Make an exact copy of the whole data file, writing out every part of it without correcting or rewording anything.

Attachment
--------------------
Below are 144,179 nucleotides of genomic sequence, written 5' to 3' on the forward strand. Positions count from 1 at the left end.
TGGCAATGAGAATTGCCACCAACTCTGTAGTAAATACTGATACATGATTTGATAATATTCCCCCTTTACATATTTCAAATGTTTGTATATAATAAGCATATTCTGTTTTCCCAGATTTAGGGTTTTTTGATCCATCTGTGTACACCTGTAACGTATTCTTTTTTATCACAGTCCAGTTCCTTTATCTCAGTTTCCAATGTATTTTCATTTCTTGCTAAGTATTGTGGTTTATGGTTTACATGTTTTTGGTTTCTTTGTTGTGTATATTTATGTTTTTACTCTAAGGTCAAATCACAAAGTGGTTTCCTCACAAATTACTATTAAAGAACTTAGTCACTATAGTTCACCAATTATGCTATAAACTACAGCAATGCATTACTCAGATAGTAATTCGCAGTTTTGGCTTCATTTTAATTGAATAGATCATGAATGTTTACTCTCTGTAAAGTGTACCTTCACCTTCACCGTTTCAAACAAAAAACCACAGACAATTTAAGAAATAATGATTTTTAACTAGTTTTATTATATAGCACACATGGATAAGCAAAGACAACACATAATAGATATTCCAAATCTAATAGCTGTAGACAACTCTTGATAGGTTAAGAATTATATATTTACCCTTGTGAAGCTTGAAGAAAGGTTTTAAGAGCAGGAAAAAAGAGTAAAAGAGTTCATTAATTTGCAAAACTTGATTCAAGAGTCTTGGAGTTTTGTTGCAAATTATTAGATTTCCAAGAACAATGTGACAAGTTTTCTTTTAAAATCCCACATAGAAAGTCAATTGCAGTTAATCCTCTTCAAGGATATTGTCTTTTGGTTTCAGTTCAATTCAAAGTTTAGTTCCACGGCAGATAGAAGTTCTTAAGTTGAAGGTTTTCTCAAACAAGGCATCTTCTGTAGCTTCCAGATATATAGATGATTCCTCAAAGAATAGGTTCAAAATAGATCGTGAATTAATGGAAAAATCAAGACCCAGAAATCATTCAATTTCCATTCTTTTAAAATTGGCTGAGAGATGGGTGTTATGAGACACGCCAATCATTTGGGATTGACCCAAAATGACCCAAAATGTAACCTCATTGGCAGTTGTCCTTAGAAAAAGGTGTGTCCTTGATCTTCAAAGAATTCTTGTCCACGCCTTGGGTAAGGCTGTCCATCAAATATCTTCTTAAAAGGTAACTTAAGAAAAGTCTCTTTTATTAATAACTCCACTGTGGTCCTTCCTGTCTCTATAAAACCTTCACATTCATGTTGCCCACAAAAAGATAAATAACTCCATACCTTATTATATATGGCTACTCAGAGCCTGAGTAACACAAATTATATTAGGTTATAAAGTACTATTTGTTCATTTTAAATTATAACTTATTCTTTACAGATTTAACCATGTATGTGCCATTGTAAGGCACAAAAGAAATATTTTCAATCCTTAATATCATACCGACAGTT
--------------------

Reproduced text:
Below are 144,179 nucleotides of genomic sequence, written 5' to 3' on the forward strand. Positions count from 1 at the left end.
TGGCAATGAGAATTGCCACCAACTCTGTAGTAAATACTGATACATGATTTGATAATATTCCCCCTTTACATATTTCAAATGTTTGTATATAATAAGCATATTCTGTTTTCCCAGATTTAGGGTTTTTTGATCCATCTGTGTACACCTGTAACGTATTCTTTTTTATCACAGTCCAGTTCCTTTATCTCAGTTTCCAATGTATTTTCATTTCTTGCTAAGTATTGTGGTTTATGGTTTACATGTTTTTGGTTTCTTTGTTGTGTATATTTATGTTTTTACTCTAAGGTCAAATCACAAAGTGGTTTCCTCACAAATTACTATTAAAGAACTTAGTCACTATAGTTCACCAATTATGCTATAAACTACAGCAATGCATTACTCAGATAGTAATTCGCAGTTTTGGCTTCATTTTAATTGAATAGATCATGAATGTTTACTCTCTGTAAAGTGTACCTTCACCTTCACCGTTTCAAACAAAAAACCACAGACAATTTAAGAAATAATGATTTTTAACTAGTTTTATTATATAGCACACATGGATAAGCAAAGACAACACATAATAGATATTCCAAATCTAATAGCTGTAGACAACTCTTGATAGGTTAAGAATTATATATTTACCCTTGTGAAGCTTGAAGAAAGGTTTTAAGAGCAGGAAAAAAGAGTAAAAGAGTTCATTAATTTGCAAAACTTGATTCAAGAGTCTTGGAGTTTTGTTGCAAATTATTAGATTTCCAAGAACAATGTGACAAGTTTTCTTTTAAAATCCCACATAGAAAGTCAATTGCAGTTAATCCTCTTCAAGGATATTGTCTTTTGGTTTCAGTTCAATTCAAAGTTTAGTTCCACGGCAGATAGAAGTTCTTAAGTTGAAGGTTTTCTCAAACAAGGCATCTTCTGTAGCTTCCAGATATATAGATGATTCCTCAAAGAATAGGTTCAAAATAGATCGTGAATTAATGGAAAAATCAAGACCCAGAAATCATTCAATTTCCATTCTTTTAAAATTGGCTGAGAGATGGGTGTTATGAGACACGCCAATCATTTGGGATTGACCCAAAATGACCCAAAATGTAACCTCATTGGCAGTTGTCCTTAGAAAAAGGTGTGTCCTTGATCTTCAAAGAATTCTTGTCCACGCCTTGGGTAAGGCTGTCCATCAAATATCTTCTTAAAAGGTAACTTAAGAAAAGTCTCTTTTATTAATAACTCCACTGTGGTCCTTCCTGTCTCTATAAAACCTTCACATTCATGTTGCCCACAAAAAGATAAATAACTCCATACCTTATTATATATGGCTACTCAGAGCCTGAGTAACACAAATTATATTAGGTTATAAAGTACTATTTGTTCATTTTAAATTATAACTTATTCTTTACAGATTTAACCATGTATGTGCCATTGTAAGGCACAAAAGAAATATTTTCAATCCTTAATATCATACCGACAGTT